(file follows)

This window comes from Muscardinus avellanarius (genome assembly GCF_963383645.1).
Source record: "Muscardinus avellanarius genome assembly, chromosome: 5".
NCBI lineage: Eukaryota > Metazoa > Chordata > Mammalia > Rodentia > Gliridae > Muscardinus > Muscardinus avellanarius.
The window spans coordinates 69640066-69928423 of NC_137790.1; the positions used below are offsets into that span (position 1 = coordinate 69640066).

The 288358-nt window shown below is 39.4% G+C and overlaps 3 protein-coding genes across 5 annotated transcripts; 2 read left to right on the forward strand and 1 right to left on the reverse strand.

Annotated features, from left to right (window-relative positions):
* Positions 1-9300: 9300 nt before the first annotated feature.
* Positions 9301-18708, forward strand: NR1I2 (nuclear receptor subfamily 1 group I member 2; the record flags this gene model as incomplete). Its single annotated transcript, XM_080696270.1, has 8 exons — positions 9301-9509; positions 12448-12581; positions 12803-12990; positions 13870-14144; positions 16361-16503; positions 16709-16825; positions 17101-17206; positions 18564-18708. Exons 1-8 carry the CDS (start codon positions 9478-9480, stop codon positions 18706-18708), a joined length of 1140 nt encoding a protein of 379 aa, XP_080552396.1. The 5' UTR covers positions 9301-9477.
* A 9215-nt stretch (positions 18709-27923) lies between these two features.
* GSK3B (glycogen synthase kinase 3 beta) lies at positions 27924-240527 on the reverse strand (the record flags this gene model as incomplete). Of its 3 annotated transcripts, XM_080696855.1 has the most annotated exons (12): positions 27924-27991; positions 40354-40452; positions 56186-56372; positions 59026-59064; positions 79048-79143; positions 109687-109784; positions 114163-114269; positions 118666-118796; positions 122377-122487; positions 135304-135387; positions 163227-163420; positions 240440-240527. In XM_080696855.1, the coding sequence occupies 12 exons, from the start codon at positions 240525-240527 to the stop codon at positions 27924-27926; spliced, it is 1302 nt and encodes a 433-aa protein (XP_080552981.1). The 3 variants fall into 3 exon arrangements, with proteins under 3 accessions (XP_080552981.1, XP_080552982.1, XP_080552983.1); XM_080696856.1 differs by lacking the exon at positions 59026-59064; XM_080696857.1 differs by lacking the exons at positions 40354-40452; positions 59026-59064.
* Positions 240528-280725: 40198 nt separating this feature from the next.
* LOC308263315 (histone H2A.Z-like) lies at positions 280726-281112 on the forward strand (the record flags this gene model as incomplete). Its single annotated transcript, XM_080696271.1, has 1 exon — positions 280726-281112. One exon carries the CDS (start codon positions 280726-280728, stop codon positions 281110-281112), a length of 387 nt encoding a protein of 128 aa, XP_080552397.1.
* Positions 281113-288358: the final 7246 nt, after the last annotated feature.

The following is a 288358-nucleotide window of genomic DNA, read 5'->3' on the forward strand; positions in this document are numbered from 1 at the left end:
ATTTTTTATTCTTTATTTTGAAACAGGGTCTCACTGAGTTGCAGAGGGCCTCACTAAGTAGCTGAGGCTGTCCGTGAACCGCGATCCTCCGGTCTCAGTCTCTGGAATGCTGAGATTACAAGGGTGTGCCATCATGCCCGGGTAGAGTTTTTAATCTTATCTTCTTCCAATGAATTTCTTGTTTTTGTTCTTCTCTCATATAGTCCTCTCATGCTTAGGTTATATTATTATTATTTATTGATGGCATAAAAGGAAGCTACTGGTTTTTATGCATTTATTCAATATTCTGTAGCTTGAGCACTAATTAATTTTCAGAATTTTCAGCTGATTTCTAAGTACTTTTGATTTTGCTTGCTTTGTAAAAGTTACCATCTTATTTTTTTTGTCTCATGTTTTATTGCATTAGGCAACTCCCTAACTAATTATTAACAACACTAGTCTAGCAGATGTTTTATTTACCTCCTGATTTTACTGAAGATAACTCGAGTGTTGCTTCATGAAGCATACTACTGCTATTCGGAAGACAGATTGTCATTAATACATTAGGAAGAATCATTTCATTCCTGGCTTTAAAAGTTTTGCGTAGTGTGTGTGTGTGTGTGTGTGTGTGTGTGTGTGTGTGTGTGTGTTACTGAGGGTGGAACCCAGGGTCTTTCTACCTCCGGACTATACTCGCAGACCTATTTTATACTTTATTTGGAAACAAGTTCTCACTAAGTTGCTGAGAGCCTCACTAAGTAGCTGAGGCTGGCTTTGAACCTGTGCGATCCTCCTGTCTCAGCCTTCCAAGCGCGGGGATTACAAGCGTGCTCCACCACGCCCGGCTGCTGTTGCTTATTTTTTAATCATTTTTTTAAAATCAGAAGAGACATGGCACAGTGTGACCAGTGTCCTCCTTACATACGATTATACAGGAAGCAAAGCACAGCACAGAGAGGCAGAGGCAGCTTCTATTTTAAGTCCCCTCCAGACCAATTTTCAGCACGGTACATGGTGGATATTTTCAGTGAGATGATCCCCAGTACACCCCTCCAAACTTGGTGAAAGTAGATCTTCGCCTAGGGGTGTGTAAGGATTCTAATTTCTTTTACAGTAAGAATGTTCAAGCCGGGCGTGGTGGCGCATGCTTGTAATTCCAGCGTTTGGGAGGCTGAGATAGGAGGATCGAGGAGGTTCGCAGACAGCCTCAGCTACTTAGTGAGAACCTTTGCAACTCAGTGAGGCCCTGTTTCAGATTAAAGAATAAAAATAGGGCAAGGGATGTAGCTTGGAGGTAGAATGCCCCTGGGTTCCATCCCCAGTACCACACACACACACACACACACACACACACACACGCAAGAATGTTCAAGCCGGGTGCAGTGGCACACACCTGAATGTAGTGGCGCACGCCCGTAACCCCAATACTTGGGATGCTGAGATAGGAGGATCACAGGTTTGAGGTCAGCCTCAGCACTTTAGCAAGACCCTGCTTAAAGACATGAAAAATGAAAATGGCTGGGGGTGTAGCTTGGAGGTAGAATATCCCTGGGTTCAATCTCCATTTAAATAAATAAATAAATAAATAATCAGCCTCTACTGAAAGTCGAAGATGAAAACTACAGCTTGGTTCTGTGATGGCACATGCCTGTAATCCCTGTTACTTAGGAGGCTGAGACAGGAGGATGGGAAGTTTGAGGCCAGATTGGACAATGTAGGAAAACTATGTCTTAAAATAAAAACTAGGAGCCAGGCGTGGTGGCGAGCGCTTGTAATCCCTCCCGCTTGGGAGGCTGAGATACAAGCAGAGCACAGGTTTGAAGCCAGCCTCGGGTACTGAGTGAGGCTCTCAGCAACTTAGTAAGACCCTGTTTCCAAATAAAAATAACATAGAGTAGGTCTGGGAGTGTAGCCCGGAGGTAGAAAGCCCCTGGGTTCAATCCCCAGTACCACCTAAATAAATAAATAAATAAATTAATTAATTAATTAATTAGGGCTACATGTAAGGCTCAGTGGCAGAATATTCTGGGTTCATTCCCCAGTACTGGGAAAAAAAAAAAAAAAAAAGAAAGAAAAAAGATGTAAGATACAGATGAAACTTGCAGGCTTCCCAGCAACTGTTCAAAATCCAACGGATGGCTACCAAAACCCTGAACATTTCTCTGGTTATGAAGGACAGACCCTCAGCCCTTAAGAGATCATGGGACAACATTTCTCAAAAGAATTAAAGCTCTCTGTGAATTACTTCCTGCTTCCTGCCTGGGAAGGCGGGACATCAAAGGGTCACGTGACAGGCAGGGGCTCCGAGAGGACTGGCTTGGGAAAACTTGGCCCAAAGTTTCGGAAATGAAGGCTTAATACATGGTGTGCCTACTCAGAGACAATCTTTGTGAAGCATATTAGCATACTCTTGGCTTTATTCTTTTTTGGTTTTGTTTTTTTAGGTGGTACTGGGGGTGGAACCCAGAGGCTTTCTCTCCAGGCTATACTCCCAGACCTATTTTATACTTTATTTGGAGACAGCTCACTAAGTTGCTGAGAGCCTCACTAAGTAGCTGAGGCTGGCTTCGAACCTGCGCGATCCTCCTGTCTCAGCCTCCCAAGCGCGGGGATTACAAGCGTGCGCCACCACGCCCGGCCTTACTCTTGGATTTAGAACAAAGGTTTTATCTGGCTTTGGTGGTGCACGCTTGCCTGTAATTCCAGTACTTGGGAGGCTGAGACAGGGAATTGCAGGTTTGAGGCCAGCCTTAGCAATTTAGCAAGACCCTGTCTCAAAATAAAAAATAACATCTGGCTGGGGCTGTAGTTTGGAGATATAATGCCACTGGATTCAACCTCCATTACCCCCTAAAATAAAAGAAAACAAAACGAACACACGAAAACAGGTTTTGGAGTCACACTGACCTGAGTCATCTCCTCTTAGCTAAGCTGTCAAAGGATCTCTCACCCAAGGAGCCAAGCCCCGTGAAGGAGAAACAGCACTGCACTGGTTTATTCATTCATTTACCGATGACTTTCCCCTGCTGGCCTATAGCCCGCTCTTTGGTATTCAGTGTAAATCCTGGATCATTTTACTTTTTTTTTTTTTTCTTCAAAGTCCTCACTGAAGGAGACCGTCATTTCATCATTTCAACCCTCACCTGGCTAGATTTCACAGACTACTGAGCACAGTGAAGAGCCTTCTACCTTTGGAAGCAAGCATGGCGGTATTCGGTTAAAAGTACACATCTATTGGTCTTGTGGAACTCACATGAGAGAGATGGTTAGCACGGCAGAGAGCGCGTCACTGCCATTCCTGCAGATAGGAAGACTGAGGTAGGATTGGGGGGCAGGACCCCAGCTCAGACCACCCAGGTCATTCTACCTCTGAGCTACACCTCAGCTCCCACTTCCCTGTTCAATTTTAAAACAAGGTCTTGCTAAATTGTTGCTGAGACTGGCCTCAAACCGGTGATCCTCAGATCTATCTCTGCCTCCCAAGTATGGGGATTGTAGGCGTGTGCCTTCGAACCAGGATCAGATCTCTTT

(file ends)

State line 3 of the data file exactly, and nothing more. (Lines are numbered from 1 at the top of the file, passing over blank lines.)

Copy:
NCBI lineage: Eukaryota > Metazoa > Chordata > Mammalia > Rodentia > Gliridae > Muscardinus > Muscardinus avellanarius.